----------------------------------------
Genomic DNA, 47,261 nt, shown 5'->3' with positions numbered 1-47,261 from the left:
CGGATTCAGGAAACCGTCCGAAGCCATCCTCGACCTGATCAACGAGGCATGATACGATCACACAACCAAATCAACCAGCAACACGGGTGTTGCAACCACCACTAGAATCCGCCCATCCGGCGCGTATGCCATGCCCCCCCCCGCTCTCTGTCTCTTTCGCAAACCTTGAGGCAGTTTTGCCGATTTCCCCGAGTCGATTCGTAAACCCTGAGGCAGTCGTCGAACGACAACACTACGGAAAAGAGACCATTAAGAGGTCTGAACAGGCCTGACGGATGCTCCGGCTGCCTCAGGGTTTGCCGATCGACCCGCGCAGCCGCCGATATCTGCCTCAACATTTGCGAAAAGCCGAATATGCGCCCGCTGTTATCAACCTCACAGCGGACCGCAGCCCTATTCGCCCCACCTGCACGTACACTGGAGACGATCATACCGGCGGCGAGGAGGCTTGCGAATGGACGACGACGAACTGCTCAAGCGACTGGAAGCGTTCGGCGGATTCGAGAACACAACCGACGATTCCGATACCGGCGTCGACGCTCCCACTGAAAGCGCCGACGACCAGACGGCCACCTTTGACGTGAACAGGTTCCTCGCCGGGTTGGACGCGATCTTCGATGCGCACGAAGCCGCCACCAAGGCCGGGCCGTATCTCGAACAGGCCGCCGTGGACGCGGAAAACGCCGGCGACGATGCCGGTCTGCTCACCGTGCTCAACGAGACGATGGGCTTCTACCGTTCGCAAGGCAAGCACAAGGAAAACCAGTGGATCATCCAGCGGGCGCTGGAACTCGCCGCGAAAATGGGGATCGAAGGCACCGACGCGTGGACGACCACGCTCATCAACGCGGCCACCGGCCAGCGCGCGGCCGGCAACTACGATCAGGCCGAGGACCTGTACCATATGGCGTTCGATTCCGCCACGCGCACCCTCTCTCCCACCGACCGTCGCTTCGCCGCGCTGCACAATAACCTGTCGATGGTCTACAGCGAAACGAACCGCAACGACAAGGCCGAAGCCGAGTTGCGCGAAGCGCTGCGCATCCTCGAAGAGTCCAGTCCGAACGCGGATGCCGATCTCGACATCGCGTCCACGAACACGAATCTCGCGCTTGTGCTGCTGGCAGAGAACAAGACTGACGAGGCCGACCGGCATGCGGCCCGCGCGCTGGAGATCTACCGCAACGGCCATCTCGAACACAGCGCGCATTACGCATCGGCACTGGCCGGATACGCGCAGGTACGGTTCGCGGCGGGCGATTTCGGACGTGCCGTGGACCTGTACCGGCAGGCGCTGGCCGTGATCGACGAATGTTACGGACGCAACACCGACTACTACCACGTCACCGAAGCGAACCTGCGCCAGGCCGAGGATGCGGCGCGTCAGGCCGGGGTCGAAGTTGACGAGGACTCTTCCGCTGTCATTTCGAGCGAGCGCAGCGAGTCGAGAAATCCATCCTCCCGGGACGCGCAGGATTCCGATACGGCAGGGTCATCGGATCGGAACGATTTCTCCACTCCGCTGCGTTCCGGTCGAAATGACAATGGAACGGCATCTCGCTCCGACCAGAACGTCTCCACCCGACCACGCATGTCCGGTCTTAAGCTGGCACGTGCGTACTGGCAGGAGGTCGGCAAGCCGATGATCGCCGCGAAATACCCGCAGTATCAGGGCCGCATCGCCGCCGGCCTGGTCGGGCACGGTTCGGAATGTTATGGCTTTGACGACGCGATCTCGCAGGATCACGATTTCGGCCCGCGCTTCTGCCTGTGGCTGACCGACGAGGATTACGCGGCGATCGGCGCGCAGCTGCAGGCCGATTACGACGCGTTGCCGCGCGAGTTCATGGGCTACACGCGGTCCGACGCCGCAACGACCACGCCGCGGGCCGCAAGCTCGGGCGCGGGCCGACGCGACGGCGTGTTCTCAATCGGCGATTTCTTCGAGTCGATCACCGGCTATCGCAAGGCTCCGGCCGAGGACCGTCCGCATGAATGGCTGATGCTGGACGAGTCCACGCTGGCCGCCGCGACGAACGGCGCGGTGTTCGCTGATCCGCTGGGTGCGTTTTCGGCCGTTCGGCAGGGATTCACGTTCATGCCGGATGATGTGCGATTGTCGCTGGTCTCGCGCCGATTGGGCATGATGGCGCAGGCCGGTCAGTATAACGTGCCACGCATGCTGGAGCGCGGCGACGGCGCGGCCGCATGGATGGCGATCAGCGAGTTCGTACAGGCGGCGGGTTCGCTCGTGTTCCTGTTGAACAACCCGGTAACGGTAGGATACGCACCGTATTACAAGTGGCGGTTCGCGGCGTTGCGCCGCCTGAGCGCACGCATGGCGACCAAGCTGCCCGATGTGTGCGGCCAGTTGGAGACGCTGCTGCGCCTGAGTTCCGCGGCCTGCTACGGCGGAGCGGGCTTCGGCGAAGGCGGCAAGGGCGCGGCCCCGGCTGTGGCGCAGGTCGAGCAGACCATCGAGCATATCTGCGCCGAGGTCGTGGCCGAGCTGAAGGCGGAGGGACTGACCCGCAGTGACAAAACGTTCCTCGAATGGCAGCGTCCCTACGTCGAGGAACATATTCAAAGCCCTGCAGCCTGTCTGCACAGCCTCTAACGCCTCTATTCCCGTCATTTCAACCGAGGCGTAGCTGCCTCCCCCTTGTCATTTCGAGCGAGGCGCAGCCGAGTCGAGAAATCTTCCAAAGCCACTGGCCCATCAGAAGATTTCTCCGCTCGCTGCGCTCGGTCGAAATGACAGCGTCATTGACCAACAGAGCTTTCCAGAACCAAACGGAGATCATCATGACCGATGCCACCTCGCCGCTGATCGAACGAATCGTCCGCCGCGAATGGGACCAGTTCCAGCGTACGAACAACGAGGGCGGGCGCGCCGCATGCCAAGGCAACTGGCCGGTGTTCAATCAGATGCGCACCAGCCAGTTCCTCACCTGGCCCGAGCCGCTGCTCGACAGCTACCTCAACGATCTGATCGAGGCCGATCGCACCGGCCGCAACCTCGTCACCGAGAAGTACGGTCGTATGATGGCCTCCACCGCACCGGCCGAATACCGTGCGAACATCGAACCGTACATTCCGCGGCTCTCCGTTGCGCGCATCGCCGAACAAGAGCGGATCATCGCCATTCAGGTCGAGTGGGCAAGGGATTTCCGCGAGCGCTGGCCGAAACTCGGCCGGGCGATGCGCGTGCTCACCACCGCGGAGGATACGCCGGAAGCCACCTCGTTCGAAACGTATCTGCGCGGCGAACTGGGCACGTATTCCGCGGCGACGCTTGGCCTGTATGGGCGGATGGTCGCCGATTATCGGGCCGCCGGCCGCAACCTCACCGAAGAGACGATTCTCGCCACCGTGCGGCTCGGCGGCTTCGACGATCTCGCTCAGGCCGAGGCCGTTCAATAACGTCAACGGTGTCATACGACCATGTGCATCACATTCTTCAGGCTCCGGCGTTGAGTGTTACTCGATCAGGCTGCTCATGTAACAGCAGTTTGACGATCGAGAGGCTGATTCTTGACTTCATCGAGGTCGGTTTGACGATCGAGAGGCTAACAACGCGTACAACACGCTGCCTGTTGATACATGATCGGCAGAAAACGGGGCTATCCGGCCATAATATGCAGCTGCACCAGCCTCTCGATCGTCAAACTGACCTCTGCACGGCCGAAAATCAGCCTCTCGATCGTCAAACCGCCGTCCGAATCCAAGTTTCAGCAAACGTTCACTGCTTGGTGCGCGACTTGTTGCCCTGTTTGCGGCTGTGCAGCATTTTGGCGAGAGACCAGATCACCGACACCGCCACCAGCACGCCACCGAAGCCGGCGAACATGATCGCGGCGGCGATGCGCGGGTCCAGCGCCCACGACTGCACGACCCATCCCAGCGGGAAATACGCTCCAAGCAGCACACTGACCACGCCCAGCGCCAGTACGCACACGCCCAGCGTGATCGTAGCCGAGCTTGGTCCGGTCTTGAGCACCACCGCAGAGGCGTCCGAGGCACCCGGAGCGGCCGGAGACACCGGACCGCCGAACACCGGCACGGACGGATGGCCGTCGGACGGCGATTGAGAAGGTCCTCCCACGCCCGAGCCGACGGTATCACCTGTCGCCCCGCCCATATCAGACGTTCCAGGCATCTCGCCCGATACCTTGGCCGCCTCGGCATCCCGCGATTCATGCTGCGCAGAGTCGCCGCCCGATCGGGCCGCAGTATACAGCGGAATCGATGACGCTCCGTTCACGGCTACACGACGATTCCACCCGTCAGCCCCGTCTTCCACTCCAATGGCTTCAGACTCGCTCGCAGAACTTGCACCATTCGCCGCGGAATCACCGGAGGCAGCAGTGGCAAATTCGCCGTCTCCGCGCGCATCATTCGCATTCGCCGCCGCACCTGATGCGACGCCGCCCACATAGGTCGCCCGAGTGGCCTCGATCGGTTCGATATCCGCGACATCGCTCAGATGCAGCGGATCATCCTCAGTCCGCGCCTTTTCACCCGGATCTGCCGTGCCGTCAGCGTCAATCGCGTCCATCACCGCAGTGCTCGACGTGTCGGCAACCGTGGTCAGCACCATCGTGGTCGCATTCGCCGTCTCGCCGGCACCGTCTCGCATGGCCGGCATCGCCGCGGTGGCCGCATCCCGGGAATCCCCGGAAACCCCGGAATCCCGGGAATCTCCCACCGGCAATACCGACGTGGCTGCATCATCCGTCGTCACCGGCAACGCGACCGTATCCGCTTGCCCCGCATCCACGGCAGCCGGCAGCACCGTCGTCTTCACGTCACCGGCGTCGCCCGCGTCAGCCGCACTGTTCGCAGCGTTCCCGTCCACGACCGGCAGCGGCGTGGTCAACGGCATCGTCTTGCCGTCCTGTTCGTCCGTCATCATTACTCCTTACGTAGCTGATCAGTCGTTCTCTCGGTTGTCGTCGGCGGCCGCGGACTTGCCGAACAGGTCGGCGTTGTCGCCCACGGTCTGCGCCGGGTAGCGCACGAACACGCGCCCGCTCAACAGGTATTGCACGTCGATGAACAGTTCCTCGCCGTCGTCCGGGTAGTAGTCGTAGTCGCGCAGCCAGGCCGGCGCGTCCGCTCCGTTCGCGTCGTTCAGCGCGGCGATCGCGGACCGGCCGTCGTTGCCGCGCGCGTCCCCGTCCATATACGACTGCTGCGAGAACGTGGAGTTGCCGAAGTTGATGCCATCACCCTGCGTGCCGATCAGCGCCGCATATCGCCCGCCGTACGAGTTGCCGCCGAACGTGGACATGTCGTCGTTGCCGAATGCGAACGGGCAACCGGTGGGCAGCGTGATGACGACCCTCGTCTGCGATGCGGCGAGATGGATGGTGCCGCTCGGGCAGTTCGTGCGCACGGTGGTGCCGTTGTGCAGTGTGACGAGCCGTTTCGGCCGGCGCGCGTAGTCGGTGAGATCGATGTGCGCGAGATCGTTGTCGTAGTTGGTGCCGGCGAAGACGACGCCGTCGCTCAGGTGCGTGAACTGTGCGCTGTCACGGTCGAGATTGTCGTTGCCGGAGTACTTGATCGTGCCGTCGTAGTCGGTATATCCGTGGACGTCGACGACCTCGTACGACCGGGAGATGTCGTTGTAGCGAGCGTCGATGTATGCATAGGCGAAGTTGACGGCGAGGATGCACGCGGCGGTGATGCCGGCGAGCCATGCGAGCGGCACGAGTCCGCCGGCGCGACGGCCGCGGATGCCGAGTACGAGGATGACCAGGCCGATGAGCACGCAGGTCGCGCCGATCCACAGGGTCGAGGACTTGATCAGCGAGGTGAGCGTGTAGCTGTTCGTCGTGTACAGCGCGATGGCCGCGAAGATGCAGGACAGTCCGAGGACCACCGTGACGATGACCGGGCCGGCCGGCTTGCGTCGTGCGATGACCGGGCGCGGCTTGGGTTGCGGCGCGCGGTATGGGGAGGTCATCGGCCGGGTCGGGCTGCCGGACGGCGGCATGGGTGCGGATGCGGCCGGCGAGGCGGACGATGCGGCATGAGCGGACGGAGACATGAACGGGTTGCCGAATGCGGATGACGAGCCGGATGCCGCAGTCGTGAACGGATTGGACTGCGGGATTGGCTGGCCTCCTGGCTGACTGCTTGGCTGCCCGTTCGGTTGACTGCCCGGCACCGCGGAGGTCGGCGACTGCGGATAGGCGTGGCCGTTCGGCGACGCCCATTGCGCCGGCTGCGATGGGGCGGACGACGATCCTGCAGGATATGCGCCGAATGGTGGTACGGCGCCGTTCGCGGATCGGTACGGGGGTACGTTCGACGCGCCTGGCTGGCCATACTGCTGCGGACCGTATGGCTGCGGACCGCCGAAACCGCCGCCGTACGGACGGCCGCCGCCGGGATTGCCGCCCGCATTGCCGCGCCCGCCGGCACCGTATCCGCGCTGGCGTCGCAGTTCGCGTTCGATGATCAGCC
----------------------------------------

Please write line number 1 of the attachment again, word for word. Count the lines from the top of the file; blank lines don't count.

Genomic DNA, 47,261 nt, shown 5'->3' with positions numbered 1-47,261 from the left: